Seeing in the Dark, Part 2
An interview with Michelle Tessendorf, Executive Director of Orchard: Africa
What are some challenges the African church is facing now which we may not be facing in the Western church?
Africa is facing the greatest humanitarian crisis that the world has known. We see all these earthquakes and natural disasters, and clearly the church responds to that and should respond to that. But on a daily basis we having that disaster play out in Africa, and I think sometimes we become numb to those statistics but they’re very real. The church in Africa is truly suffering tremendously, especially rural churches. Rural churches in Africa have typically been poor and struggled with very little resources, but the church leaders are so full of the Holy Spirit and so determined to serve God even within that poverty that is a result of AIDS and the economically active adult population dying off. The Western church needs to be aware of that. The Western church needs to follow the book of Acts, where those who had plenty helped those who didn’t have. Mission trips were initiated, and the church truly helped each other and worked as a church worldwide. The Western church needs to be aware that this isn’t just the popular thing to get involved with right now and then move on in a year or two. We truly need a long-term solution and long-term partnerships from the Western church.
One of the issues that we have is that the Muslim imams are seeing the same death that we see at Orchard: Africa, this missing generation. And they see an entire generation that can be brought to Islam. sub-Saharan Africa has had hundreds of years of Christian missions, and we could lose all of the ground we’ve won in one generation if the church does not step up and see there are millions of orphans that are vulnerable. It is the church’s responsibility to maintain the Christian presence in sub-Saharan Africa. It’s the church’s responsibility to strengthen the rural church in Africa, so that we do not lose this generation for Christ.
What problems and challenges do we have in common?
Human creatures that God created are the same intrinsically. The bottom line is we all just want to have good family lives. We want to see our children progress. And we have the same challenge as children grow up to maintain their relationship with the Lord as they become teenagers. Just making sure that people are truly connected to Christ and not being entertained in church. The church sometimes tries to compete with the world and sometimes our church services turn into entertainment. That can happen in the church in Africa as well, where we entertain our congregations rather than uplift them and challenge them and draw them closer to Christ. Church leaders struggle through how we get our message across in the way that people can relate to.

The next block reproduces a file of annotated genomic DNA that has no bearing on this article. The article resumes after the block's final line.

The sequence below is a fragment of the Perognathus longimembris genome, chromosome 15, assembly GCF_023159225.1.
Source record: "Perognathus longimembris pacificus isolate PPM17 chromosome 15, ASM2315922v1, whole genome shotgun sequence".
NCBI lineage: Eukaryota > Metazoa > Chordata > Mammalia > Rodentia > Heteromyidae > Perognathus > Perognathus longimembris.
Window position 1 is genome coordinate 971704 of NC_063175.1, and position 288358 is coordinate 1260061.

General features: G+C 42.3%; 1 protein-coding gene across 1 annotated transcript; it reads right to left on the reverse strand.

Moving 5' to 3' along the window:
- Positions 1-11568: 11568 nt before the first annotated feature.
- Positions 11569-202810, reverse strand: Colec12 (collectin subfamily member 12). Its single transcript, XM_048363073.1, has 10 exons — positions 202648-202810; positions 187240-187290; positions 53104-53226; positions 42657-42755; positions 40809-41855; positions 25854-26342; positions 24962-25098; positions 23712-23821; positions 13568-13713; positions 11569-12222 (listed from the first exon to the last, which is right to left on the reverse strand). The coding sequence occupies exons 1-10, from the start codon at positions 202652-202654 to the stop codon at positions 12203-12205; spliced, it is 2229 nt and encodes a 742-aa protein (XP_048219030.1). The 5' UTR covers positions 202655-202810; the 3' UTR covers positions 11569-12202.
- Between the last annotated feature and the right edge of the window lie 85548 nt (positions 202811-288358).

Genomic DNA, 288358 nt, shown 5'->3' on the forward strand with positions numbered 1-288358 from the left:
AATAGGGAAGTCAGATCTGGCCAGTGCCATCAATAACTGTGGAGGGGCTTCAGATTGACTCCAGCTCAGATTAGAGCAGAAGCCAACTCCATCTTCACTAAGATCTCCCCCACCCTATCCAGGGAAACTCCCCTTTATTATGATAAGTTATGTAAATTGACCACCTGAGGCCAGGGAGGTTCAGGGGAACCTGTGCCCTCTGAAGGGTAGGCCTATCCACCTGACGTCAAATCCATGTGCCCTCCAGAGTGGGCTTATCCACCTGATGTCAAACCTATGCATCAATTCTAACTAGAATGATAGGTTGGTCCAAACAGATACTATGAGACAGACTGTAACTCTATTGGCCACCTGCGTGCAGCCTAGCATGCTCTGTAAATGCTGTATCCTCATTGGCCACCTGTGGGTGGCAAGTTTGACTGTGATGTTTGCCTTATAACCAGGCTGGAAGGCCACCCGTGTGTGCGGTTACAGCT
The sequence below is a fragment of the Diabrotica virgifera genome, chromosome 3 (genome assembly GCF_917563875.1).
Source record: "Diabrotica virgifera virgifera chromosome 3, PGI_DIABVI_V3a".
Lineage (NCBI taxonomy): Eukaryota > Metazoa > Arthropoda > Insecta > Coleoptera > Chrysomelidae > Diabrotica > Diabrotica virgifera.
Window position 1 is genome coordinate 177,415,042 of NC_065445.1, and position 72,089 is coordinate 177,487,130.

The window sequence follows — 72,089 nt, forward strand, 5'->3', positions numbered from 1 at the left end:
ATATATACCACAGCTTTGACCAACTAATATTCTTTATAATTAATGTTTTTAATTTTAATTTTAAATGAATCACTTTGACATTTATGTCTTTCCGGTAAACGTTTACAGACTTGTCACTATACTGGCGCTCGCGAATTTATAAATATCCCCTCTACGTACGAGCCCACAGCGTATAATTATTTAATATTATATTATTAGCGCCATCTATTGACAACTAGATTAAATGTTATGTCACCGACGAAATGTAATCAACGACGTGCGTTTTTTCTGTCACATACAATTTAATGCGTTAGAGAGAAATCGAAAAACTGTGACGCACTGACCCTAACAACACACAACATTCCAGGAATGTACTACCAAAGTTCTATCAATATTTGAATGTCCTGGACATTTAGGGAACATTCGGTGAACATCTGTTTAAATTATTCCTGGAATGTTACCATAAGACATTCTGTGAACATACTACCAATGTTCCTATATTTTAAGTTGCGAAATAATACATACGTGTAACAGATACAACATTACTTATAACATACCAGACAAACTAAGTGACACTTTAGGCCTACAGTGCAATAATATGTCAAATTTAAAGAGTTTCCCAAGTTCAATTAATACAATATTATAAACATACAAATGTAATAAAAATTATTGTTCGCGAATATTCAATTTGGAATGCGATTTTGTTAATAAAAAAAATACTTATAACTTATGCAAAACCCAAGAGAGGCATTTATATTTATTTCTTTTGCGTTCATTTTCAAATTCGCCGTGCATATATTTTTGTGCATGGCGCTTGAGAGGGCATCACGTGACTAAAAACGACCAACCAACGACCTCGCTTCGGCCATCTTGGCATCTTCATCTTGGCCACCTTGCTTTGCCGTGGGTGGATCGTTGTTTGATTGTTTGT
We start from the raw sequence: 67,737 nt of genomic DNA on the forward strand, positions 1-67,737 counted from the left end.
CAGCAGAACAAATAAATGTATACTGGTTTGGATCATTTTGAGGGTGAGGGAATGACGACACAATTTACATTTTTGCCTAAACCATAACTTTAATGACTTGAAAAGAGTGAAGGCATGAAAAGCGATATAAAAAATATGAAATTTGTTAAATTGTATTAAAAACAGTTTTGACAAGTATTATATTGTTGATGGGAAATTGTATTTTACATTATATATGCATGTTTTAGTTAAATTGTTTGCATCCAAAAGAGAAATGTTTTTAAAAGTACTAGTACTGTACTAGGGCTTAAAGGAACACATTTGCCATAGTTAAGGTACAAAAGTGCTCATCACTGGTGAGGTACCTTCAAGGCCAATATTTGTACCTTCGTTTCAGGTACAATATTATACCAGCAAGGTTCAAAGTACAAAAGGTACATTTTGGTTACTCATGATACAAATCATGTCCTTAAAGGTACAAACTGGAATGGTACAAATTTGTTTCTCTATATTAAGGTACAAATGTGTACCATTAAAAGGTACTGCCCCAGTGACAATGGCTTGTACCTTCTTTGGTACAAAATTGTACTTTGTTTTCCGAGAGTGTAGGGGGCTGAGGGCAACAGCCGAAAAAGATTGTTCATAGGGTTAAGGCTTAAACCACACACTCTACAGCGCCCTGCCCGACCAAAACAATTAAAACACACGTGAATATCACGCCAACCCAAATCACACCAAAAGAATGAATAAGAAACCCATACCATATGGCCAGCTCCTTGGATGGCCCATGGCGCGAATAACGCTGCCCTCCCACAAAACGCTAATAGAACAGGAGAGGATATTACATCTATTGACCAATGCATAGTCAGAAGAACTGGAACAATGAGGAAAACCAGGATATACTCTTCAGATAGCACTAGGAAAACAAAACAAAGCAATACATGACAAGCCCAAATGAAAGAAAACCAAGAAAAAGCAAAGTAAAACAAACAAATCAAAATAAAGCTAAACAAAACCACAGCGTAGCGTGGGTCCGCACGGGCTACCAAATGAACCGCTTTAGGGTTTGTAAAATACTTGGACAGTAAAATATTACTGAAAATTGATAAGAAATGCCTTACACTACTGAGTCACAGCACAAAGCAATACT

Regardless of where you live on the planet, we are still human. The same needs, the same desires, the same sinful nature, all those things are true regardless of what setting you’re in.
What is God doing in African churches?
There is a compassion in Africa in the churches. The Western world has so much. The Western church is so tremendously blessed, and there is so much available. Yet when I’m in an African church in a rural setting where they have absolutely nothing, perhaps they’re meeting under a tree or in a shack as a church, the enthusiasm and the love for Christ and the way in which they worship is just profound. Without any musical instruments, without anything but their voices and their hearts and their spirits, the worship is amazing. The love for Christ, the connection to Christ, because he is all they have, is something worth seeing. I believe that every Western church leader should visit a church in Africa just to feel the absolute love for Christ and dependence on Christ.
How can Western churches best come alongside churches in Africa to offer partnership and support? What’s the best thing we can do to offer support?
That depends on the church. At Orchard: Africa, we have specific projects in place and ask churches to come alongside. For example, they can sponsor a village. That basically means come alongside a village church as a Western church. They can help support the AIDS prevention program, the feeding projects, the orphan intervention programs, et cetera, obviously with financial support.
But my challenge to the Western church is not just to send money, not to have a kneejerk reaction and say, “Well, now we’ve got to build orphanages because there’s all these orphans.” But to find out what that community truly needs. Africa does not need orphanages. What we need are children to be cared for in a community setting, and that is a much more difficult thing to do than to build an orphanage. I’m not against orphanages, and sometimes one is needed. But I think the Western church sometimes has the kneejerk reaction; we go in and build something and we can take photographs and go back and show our congregation what we did. That’s not necessarily sustainable. And who’s going to maintain that orphanage? Community care for the orphans takes a little longer thinking, a longer commitment, a more intense commitment, but it certainly has a much more profound and long-term, sustainable outcome.
Church leaders need to truly do their homework, their research, get involved with an organization on the ground in Africa that has been working there for many years and understands all the nuances of what goes on in rural Africa and partner with an organization like that.